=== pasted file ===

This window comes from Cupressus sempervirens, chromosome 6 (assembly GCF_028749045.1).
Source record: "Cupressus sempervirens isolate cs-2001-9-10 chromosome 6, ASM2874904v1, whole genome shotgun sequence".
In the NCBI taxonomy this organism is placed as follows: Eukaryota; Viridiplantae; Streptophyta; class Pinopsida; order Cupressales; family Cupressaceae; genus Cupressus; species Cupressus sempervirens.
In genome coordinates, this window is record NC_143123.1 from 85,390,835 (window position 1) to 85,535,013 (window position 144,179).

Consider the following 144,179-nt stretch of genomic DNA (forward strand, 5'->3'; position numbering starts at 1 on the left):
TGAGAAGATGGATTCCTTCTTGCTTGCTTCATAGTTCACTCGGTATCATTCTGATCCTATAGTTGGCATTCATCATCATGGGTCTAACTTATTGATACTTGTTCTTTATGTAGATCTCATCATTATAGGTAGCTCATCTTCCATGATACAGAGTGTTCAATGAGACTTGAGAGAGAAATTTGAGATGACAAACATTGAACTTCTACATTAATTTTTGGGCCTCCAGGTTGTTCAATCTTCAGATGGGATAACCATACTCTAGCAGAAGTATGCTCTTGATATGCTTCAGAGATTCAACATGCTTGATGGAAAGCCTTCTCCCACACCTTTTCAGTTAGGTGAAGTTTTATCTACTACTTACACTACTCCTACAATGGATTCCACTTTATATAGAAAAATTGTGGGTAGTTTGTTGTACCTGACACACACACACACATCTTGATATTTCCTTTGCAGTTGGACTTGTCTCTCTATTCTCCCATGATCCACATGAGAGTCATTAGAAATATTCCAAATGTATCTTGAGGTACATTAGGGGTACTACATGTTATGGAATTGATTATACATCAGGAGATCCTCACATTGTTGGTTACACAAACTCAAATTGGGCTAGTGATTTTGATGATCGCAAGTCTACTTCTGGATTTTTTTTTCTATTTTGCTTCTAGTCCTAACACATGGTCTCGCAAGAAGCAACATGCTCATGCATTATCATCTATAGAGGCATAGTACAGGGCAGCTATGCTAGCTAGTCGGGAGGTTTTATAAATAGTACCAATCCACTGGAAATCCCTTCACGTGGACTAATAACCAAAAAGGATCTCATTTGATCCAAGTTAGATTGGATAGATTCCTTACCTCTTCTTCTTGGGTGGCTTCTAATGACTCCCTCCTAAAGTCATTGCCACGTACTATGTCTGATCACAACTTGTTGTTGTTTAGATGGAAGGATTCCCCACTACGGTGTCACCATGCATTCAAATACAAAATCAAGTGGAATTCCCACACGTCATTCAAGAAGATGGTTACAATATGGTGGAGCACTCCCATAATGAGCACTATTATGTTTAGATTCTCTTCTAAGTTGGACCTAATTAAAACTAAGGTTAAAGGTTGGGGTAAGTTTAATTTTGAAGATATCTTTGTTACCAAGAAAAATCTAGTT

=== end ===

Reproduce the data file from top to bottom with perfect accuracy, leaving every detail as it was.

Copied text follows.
This window comes from Cupressus sempervirens, chromosome 6 (assembly GCF_028749045.1).
Source record: "Cupressus sempervirens isolate cs-2001-9-10 chromosome 6, ASM2874904v1, whole genome shotgun sequence".
In the NCBI taxonomy this organism is placed as follows: Eukaryota; Viridiplantae; Streptophyta; class Pinopsida; order Cupressales; family Cupressaceae; genus Cupressus; species Cupressus sempervirens.
In genome coordinates, this window is record NC_143123.1 from 85,390,835 (window position 1) to 85,535,013 (window position 144,179).

Consider the following 144,179-nt stretch of genomic DNA (forward strand, 5'->3'; position numbering starts at 1 on the left):
TGAGAAGATGGATTCCTTCTTGCTTGCTTCATAGTTCACTCGGTATCATTCTGATCCTATAGTTGGCATTCATCATCATGGGTCTAACTTATTGATACTTGTTCTTTATGTAGATCTCATCATTATAGGTAGCTCATCTTCCATGATACAGAGTGTTCAATGAGACTTGAGAGAGAAATTTGAGATGACAAACATTGAACTTCTACATTAATTTTTGGGCCTCCAGGTTGTTCAATCTTCAGATGGGATAACCATACTCTAGCAGAAGTATGCTCTTGATATGCTTCAGAGATTCAACATGCTTGATGGAAAGCCTTCTCCCACACCTTTTCAGTTAGGTGAAGTTTTATCTACTACTTACACTACTCCTACAATGGATTCCACTTTATATAGAAAAATTGTGGGTAGTTTGTTGTACCTGACACACACACACACATCTTGATATTTCCTTTGCAGTTGGACTTGTCTCTCTATTCTCCCATGATCCACATGAGAGTCATTAGAAATATTCCAAATGTATCTTGAGGTACATTAGGGGTACTACATGTTATGGAATTGATTATACATCAGGAGATCCTCACATTGTTGGTTACACAAACTCAAATTGGGCTAGTGATTTTGATGATCGCAAGTCTACTTCTGGATTTTTTTTTCTATTTTGCTTCTAGTCCTAACACATGGTCTCGCAAGAAGCAACATGCTCATGCATTATCATCTATAGAGGCATAGTACAGGGCAGCTATGCTAGCTAGTCGGGAGGTTTTATAAATAGTACCAATCCACTGGAAATCCCTTCACGTGGACTAATAACCAAAAAGGATCTCATTTGATCCAAGTTAGATTGGATAGATTCCTTACCTCTTCTTCTTGGGTGGCTTCTAATGACTCCCTCCTAAAGTCATTGCCACGTACTATGTCTGATCACAACTTGTTGTTGTTTAGATGGAAGGATTCCCCACTACGGTGTCACCATGCATTCAAATACAAAATCAAGTGGAATTCCCACACGTCATTCAAGAAGATGGTTACAATATGGTGGAGCACTCCCATAATGAGCACTATTATGTTTAGATTCTCTTCTAAGTTGGACCTAATTAAAACTAAGGTTAAAGGTTGGGGTAAGTTTAATTTTGAAGATATCTTTGTTACCAAGAAAAATCTAGTT